Another independent organisation (Music Council of Australia)  writes:  

The “Melbourne Declaration” was promulgated by all Australian education ministers after a meeting of MCEETYA in December 2008. It listed the arts as subjects that should be offered in all Australian curricula. It classified the arts as Performing Arts (dance, drama, music) and Visual Arts (visual art and design, media) and says that all students should receive an education in the performing and visual arts. This statement is extremely important because it is a formal commitment to arts education by the education ministers at a time when the arts had not been included in the National Curriculum and had been intentionally omitted as core subjects in a manifesto issued by the Australian Primary Principals Association.  

While I acknowledge that all students who leave my classroom are not going to be artists, I do feel that they gain skills in visual literacy, analysis and numerous methods of communication. Aspects of creative thinking, collaboration, literacy, numeracy and ICT can all be taught using Visual Arts as a subject that actually promotes deep thinking and is a subject which provides students with significance to their world. It is a form of self expression and it would be archaic to remove art education from the learning of young children. The enlightenment provided a time when it was realised that Art fits in with Sciences and Language, so why now in a 21st Century society would we take it away?  The way I see it, I am a holistic teacher who applies many aspects of cross-curriculum skills to my style of teaching Visual Arts.  I would like to think that I have equipped them with the skills to observe and comment on their world.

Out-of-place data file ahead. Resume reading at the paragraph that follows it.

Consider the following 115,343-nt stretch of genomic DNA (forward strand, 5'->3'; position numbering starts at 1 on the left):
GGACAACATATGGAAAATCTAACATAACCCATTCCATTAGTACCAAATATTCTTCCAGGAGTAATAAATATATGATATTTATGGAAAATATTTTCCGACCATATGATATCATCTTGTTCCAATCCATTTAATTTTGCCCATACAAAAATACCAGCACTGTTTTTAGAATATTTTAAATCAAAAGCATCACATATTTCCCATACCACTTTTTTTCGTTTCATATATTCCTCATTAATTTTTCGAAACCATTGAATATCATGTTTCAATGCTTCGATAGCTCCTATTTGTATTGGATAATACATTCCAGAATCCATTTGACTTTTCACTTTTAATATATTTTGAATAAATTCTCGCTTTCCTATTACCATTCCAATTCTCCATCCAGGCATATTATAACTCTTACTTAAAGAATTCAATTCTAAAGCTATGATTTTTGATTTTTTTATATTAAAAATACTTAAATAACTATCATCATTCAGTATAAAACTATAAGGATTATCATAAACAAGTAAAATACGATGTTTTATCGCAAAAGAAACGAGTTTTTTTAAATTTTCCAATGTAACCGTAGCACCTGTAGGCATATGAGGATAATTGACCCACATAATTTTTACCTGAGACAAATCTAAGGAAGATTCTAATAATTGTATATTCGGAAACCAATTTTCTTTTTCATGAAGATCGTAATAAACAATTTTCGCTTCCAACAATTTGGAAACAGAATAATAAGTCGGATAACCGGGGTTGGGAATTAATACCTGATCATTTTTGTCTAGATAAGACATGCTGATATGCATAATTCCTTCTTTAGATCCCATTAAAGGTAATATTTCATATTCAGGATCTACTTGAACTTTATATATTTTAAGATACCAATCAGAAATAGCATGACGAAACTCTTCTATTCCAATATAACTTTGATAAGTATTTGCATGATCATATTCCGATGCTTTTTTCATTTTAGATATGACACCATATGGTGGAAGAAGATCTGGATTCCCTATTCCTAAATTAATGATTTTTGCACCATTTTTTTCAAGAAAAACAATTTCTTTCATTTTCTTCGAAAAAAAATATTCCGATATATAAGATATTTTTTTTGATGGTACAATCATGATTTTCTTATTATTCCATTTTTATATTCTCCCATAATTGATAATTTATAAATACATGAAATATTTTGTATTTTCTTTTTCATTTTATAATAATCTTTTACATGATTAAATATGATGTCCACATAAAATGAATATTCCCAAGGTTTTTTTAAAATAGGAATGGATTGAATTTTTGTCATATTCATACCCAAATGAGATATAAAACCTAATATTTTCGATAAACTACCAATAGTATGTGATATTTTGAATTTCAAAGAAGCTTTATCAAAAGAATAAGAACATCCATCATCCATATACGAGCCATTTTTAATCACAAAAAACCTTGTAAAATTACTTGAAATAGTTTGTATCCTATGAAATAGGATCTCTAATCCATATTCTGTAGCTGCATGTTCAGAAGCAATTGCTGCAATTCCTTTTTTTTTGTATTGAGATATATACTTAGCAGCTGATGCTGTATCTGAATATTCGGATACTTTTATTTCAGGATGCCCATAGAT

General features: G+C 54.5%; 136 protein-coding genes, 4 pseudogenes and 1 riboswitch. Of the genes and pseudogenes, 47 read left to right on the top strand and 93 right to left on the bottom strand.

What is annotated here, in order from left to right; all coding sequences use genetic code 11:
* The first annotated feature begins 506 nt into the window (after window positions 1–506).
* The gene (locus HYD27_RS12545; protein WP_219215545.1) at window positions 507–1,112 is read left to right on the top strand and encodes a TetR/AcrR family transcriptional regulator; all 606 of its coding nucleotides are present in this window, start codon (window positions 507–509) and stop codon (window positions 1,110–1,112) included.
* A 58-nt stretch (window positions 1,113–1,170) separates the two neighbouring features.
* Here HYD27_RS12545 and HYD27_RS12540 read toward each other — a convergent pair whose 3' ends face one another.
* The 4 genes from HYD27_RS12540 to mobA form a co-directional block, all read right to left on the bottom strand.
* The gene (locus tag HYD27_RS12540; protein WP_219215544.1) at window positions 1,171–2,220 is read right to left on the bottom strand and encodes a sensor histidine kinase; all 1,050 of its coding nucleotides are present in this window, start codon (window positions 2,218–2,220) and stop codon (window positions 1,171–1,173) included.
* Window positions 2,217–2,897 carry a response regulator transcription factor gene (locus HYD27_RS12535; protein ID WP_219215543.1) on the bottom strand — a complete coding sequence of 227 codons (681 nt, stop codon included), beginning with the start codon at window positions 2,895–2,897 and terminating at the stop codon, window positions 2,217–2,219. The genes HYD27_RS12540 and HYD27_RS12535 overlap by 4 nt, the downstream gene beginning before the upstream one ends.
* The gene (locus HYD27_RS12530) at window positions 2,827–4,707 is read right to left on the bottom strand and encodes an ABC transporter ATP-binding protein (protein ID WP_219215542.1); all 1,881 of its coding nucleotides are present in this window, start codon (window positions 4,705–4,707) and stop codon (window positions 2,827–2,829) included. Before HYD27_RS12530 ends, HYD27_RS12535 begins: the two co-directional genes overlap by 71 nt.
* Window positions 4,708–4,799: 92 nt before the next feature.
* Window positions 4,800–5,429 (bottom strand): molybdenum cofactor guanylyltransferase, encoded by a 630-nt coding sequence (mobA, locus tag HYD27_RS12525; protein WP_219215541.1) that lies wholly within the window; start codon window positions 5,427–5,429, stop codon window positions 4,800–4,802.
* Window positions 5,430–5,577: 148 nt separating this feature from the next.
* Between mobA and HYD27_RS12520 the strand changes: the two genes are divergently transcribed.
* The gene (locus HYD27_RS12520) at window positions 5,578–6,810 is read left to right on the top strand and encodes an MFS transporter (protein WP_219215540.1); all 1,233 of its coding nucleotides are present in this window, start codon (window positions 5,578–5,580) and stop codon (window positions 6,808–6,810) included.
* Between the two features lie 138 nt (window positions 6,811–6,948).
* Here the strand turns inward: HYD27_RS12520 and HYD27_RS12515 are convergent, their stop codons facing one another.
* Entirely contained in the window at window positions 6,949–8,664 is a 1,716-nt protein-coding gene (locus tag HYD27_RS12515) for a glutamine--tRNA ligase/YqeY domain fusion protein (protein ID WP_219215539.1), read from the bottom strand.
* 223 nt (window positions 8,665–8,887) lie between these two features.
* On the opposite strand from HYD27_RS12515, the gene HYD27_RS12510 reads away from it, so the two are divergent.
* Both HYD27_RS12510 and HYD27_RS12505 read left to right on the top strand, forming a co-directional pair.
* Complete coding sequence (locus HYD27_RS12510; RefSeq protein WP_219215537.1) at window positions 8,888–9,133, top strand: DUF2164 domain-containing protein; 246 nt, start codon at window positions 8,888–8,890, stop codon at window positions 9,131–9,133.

About missjessm

Art. Teaching. Design. Life. View all posts by missjessm

One response to “The National Curriculum

  • missjessm

    As commented on YAMMER from a fellow teacher:
    * Not all bad news, creativity has been identified as one of the Ten General Capabilities to be developed across all areas
    expand »along with Numeracy, Intercultural understanding, Literacy, Thinking skills, ICT, Ethical behaviour, Self-management, Teamwork and Social competence.